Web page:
PITTSBURGH – A former Boilermakers union official has been sentenced in federal court to 41 months in prison, followed by three years of supervised release, on his conviction of embezzlement and theft of Labor Union assets and income tax evasion, United States Attorney Scott W. Brady announced today.
United States District Judge Mark R. Hornak imposed the sentence on Raymond Ventrone, 60, of Hope Street, Pittsburgh, Pa., 15220. In addition to the prison sentence, Judge Hornak ordered Ventrone to pay $2,391,183 in restitution to the Boilermakers Union, followed by restitution of $500,000 to Zurich Surety and Financial Claims of Schaumburg, Illinois, and ordered him to pay $223,881 to the Internal Revenue Service.
According to information presented to the court, Ventrone caused a loss to Local 154 of approximately $3,000,000 over a four-and-one-half-year period between January 2010 and June 2015. When his thefts were discovered he was forced to resign his position as Business Manager of Local 154. That position was the most powerful job within the union. Ventrone used his unchecked power to authorize payments of retail goods that were of no use to the union. Some of these items were stored in his home, others were stored in storage units paid for by the Local, and others were on the Local’s premises, but not accessible to members.
Judge Hornak said that, “By any measure, this is an extraordinarily serious offense…Officers have a significant fiduciary responsibility to the members they represent.” The court also noted that Ventrone had engaged in “plainly unlawful and inappropriate conduct” by sending one of his subordinates to cash three Local 154 checks totaling $105,000 from a gas station owner friendly with Ventrone. The cash was returned to Ventrone.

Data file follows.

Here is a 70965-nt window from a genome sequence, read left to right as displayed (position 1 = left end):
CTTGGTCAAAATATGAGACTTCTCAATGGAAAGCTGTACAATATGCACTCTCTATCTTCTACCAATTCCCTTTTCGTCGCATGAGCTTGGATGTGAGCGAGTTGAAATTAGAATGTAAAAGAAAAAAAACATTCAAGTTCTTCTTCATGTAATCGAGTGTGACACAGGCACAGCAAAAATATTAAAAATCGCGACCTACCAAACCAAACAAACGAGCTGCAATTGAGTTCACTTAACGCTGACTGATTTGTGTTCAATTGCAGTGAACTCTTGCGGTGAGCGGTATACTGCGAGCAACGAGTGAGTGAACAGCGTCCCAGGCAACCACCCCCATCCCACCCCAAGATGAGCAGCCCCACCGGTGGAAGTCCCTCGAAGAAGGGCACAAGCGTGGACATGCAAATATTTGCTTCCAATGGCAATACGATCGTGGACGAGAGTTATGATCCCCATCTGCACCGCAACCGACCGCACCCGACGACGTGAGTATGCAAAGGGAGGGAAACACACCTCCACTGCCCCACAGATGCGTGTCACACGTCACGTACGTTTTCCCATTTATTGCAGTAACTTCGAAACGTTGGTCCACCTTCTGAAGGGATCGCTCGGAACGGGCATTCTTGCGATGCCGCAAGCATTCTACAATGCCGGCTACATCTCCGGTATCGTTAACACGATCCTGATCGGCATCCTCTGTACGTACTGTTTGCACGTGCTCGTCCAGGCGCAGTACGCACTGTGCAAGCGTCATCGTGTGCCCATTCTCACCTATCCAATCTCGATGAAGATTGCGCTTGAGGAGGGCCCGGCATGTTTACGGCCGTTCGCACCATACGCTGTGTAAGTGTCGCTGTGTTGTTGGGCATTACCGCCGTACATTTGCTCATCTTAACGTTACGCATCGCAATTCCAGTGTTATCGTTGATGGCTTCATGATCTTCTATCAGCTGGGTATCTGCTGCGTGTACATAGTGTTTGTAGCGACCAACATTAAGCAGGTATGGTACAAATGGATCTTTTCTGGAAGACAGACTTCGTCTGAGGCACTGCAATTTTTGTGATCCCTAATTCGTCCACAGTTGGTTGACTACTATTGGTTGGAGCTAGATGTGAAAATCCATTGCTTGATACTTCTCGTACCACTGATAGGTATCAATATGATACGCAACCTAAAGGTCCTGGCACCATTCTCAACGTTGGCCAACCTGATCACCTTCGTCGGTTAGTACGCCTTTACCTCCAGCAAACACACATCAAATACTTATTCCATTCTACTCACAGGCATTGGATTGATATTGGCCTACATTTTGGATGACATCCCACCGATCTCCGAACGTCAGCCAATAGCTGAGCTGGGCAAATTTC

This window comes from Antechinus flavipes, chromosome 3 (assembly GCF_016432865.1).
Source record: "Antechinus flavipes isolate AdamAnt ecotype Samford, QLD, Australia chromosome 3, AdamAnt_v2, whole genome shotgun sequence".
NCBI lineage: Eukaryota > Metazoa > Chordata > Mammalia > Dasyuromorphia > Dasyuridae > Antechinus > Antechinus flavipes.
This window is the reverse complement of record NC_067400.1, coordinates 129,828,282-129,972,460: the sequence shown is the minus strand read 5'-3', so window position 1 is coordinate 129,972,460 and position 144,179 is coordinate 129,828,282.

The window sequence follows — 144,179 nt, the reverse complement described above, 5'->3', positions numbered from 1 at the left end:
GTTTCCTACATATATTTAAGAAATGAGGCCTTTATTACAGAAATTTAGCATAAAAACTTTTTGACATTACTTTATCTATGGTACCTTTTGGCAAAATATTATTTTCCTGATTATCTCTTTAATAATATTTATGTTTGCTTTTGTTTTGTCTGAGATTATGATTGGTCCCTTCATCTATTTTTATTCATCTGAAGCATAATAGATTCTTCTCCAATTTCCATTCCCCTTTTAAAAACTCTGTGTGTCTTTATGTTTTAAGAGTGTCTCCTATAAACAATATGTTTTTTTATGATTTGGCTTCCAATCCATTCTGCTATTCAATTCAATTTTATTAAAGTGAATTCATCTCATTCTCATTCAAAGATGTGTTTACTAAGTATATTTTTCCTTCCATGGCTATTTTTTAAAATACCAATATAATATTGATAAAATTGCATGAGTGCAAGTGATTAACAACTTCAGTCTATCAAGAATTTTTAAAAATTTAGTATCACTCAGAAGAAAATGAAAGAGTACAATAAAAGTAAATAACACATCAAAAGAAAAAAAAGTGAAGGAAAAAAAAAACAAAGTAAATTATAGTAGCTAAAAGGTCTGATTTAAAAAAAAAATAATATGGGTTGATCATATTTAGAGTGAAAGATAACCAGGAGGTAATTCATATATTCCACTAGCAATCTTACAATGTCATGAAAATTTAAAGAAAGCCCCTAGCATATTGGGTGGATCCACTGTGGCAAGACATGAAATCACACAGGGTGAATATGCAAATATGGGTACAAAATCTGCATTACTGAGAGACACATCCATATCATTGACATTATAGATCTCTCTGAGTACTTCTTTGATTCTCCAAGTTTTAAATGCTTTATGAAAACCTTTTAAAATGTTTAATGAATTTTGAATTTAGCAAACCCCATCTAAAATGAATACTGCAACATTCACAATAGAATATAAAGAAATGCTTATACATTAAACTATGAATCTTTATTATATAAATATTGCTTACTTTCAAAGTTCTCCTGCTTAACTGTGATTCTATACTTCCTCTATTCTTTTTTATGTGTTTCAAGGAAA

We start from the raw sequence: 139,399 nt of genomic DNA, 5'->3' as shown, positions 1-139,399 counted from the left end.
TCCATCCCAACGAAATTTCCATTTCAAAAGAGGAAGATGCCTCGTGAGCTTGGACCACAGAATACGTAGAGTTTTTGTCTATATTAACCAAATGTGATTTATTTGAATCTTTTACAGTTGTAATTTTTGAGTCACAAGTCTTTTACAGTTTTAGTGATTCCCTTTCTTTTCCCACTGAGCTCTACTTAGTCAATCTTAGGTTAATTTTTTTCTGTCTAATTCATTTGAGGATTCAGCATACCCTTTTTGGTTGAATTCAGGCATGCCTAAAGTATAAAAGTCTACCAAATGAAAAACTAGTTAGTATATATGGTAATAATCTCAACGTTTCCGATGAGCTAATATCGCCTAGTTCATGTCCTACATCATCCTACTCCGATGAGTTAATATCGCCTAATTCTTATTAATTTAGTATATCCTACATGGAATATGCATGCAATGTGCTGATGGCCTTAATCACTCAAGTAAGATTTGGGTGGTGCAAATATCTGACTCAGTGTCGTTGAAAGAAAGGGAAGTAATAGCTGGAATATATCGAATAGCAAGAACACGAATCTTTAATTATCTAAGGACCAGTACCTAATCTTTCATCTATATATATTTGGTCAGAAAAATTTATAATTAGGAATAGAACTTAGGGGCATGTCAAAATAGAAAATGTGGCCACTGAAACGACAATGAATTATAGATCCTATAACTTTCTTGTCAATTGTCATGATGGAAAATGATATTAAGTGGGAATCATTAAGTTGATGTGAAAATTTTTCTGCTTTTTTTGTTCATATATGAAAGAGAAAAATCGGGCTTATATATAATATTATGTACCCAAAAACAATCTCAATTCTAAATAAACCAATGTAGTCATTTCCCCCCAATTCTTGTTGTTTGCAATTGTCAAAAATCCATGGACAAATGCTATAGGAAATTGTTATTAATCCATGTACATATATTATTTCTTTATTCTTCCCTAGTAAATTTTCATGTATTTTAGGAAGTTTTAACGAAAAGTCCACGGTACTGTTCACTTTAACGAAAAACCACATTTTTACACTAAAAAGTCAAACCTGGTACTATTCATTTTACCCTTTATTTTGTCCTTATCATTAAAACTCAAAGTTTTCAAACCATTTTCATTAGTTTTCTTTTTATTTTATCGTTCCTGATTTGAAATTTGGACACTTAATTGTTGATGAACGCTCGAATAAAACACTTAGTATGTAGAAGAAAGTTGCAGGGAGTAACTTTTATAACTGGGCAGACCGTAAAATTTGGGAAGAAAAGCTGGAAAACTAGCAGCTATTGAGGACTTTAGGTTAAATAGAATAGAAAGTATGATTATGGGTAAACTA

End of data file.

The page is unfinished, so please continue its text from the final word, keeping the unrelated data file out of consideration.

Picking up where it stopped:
Listed below are totals of payments to various retail establishments made by Local 154 at Ventrone’s direction:
Approximately: $970,000 at Best Buy;
$105,000 at the Apple Store;
$527,000 spent on Louis Vuitton purchases;
$198,602; $38,000 spent on drums, percussion instruments and musical accessories, from Drum World that the defendant maintained under lock and key on the premises of Local 154, unavailable and off limits to Local 154 members;
$10,623.95 spent on Coco Lunette eye glasses for the defendant; $26,000 spent on concrete work at the defendant’s home; and
$9,000 spent on a kitchen remodel at the defendant’s home.
The court noted that Ventrone had unnecessarily involved his son, a former NFL player, by renting him a spacious and extravagantly furnished apartment on the Local’s property for a mere $500 per month. The furnishings for the rental were from Restoration Hardware, Levins, Macy’s, Williams Sonoma, Best Buy and Pool City. The rental included a full and complete private fitness center with several large televisions that was not for the use or benefit of union members, but only for his son’s use. Local 154 also paid the utilities. The rental wasn’t vacated until this investigation became public. The loss to the union for the rent and furnishings was approximately $39,000, and the loss for the private fitness center was approximately $44,000.
Assistant United States Attorney Nelson P. Cohen prosecuted this case on behalf of the government.
U.S. Attorney Brady commended the Federal Bureau of Investigation, the Internal Revenue Service-Criminal Investigations, the Department of Labor-OIG and the Office of Labor Management Standards for conducting the investigation leading to the prosecution of this defendant.